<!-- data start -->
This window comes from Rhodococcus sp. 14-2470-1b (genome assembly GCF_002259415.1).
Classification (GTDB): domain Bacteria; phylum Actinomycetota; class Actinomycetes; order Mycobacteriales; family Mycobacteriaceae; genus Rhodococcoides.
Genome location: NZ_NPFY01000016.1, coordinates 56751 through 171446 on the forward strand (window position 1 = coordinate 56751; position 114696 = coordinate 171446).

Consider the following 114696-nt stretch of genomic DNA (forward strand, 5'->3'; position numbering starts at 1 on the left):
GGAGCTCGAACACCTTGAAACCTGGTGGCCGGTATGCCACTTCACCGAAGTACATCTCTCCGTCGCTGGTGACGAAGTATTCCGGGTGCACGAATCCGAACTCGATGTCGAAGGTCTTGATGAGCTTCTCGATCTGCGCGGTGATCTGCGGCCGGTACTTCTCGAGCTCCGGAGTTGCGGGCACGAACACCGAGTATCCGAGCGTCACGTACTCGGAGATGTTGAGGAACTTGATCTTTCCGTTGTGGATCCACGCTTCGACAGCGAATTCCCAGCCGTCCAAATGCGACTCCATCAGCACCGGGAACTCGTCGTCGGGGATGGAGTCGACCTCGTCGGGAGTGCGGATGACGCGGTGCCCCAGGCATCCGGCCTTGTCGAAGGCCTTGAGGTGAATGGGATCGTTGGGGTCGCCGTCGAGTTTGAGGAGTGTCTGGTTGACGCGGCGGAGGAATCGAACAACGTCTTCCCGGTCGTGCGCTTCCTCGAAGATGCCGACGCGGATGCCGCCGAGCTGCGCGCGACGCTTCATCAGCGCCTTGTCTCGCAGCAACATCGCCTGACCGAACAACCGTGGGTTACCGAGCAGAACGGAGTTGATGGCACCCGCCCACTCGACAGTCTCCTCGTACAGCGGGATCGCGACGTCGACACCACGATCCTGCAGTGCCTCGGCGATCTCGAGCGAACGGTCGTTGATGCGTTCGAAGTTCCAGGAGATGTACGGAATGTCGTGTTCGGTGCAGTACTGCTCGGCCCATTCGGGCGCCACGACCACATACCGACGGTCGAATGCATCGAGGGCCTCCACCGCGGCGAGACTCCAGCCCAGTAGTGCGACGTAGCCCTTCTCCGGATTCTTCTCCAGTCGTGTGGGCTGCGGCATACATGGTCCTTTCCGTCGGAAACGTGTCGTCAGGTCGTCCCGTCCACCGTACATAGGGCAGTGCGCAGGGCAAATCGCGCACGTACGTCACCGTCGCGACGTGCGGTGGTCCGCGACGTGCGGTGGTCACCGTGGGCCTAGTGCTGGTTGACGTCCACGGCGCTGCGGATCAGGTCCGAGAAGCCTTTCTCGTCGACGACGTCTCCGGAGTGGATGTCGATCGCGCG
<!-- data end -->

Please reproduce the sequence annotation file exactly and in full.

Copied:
This window comes from Rhodococcus sp. 14-2470-1b (genome assembly GCF_002259415.1).
Classification (GTDB): domain Bacteria; phylum Actinomycetota; class Actinomycetes; order Mycobacteriales; family Mycobacteriaceae; genus Rhodococcoides.
Genome location: NZ_NPFY01000016.1, coordinates 56751 through 171446 on the forward strand (window position 1 = coordinate 56751; position 114696 = coordinate 171446).

Consider the following 114696-nt stretch of genomic DNA (forward strand, 5'->3'; position numbering starts at 1 on the left):
GGAGCTCGAACACCTTGAAACCTGGTGGCCGGTATGCCACTTCACCGAAGTACATCTCTCCGTCGCTGGTGACGAAGTATTCCGGGTGCACGAATCCGAACTCGATGTCGAAGGTCTTGATGAGCTTCTCGATCTGCGCGGTGATCTGCGGCCGGTACTTCTCGAGCTCCGGAGTTGCGGGCACGAACACCGAGTATCCGAGCGTCACGTACTCGGAGATGTTGAGGAACTTGATCTTTCCGTTGTGGATCCACGCTTCGACAGCGAATTCCCAGCCGTCCAAATGCGACTCCATCAGCACCGGGAACTCGTCGTCGGGGATGGAGTCGACCTCGTCGGGAGTGCGGATGACGCGGTGCCCCAGGCATCCGGCCTTGTCGAAGGCCTTGAGGTGAATGGGATCGTTGGGGTCGCCGTCGAGTTTGAGGAGTGTCTGGTTGACGCGGCGGAGGAATCGAACAACGTCTTCCCGGTCGTGCGCTTCCTCGAAGATGCCGACGCGGATGCCGCCGAGCTGCGCGCGACGCTTCATCAGCGCCTTGTCTCGCAGCAACATCGCCTGACCGAACAACCGTGGGTTACCGAGCAGAACGGAGTTGATGGCACCCGCCCACTCGACAGTCTCCTCGTACAGCGGGATCGCGACGTCGACACCACGATCCTGCAGTGCCTCGGCGATCTCGAGCGAACGGTCGTTGATGCGTTCGAAGTTCCAGGAGATGTACGGAATGTCGTGTTCGGTGCAGTACTGCTCGGCCCATTCGGGCGCCACGACCACATACCGACGGTCGAATGCATCGAGGGCCTCCACCGCGGCGAGACTCCAGCCCAGTAGTGCGACGTAGCCCTTCTCCGGATTCTTCTCCAGTCGTGTGGGCTGCGGCATACATGGTCCTTTCCGTCGGAAACGTGTCGTCAGGTCGTCCCGTCCACCGTACATAGGGCAGTGCGCAGGGCAAATCGCGCACGTACGTCACCGTCGCGACGTGCGGTGGTCCGCGACGTGCGGTGGTCACCGTGGGCCTAGTGCTGGTTGACGTCCACGGCGCTGCGGATCAGGTCCGAGAAGCCTTTCTCGTCGACGACGTCTCCGGAGTGGATGTCGATCGCGCG